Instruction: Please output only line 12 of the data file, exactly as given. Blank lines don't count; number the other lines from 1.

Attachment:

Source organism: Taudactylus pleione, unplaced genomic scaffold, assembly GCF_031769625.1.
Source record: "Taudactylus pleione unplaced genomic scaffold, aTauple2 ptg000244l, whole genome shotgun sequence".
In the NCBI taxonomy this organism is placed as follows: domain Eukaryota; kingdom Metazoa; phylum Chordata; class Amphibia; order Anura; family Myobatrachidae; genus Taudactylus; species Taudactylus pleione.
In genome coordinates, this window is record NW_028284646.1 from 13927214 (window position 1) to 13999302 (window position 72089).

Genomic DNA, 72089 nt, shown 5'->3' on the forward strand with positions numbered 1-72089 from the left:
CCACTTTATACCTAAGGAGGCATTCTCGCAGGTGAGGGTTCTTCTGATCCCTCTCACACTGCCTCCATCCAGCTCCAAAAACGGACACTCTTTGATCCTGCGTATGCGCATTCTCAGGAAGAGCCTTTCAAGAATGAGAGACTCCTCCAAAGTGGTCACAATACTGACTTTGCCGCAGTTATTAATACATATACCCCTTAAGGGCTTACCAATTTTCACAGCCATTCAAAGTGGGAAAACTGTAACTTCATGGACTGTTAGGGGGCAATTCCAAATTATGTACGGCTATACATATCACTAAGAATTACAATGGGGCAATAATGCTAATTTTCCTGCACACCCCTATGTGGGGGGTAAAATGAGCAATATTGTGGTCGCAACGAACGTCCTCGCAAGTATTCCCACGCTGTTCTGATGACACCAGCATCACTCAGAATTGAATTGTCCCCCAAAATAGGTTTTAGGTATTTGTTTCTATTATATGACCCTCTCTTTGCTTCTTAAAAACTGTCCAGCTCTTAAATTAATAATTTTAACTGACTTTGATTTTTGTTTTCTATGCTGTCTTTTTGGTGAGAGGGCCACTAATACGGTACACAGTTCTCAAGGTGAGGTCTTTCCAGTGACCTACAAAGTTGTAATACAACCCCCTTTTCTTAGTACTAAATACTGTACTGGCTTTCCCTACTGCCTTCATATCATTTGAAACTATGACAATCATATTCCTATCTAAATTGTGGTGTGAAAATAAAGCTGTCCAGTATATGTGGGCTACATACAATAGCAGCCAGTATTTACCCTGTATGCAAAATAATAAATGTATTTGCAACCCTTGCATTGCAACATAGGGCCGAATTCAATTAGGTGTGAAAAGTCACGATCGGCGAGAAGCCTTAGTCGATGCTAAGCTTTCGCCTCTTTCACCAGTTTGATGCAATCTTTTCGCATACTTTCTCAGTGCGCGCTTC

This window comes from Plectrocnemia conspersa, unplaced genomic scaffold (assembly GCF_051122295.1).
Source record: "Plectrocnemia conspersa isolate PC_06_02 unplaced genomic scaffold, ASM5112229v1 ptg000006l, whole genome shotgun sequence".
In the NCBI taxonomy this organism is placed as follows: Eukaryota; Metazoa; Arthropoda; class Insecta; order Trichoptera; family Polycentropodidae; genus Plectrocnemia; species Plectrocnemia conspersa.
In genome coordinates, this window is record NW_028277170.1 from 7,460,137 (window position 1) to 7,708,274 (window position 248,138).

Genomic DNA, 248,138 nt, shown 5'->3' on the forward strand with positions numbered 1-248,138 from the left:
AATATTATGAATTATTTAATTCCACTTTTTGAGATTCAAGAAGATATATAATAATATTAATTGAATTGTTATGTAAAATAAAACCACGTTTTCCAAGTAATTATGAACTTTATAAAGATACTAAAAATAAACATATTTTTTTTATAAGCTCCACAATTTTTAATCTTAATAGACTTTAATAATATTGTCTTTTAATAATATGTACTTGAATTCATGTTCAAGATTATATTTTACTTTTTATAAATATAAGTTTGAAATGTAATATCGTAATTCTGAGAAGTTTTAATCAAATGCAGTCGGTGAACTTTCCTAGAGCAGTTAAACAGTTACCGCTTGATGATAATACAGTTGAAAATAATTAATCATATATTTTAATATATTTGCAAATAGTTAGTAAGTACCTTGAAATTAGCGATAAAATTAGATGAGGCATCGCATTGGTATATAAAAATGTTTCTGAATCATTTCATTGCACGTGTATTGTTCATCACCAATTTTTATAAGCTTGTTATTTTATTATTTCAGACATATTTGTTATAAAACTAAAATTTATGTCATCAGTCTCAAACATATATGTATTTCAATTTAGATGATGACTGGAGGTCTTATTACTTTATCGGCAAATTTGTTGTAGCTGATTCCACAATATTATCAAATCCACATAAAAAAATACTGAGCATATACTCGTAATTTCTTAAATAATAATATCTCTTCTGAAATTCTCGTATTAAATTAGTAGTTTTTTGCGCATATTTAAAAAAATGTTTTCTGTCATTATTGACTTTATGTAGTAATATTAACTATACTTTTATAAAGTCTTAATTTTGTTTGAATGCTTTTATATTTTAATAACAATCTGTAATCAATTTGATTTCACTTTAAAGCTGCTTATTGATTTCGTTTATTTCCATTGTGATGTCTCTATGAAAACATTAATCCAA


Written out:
AATATTATGAATTATTTAATTCCACTTTTTGAGATTCAAGAAGATATATAATAATATTAATTGAATTGTTATGTAAAATAAAACCACGTTTTCCAAGTAATTATGAACTTTATAAAGATACTAAAAATAAACATATTTTTTTTATAAGCTCCACAATTTTTAATCTTAATAGACTTTAATAATATTGTCTTTTAATAATATGTACTTGAATTCATGTTCAAGATTATATTTTACTTTTTATAAATATAAGTTTGAAATGTAATATCGTAATTCTGAGAAGTTTTAATCAAATGCAGTCGGTGAACTTTCCTAGAGCAGTTAAACAGTTACCGCTTGATGATAATACAGTTGAAAATAATTAATCATATATTTTAATATATTTGCAAATAGTTAGTAAGTACCTTGAAATTAGCGATAAAATTAGATGAGGCATCGCATTGGTATATAAAAATGTTTCTGAATCATTTCATTGCACGTGTATTGTTCATCACCAATTTTTATAAGCTTGTTATTTTATTATTTCAGACATATTTGTTATAAAACTAAAATTTATGTCATCAGTCTCAAACATATATGTATTTCAATTTAGATGATGACTGGAGGTCTTATTACTTTATCGGCAAATTTGTTGTAGCTGATTCCACAATATTATCAAATCCACATAAAAAAATACTGAGCATATACTCGTAATTTCTTAAATAATAATATCTCTTCTGAAATTCTCGTATTAAATTAGTAGTTTTTTGCGCATATTTAAAAAAATGTTTTCTGTCATTATTGACTTTATGTAGTAATATTAACTATACTTTTATAAAGTCTTAATTTTGTTTGAATGCTTTTATATTTTAATAACAATCTGTAATCAATTTGATTTCACTTTAAAGCTGCTTATTGATTTCGTTTATTTCCATTGTGATGTCTCTATGAAAACATTAATCCAA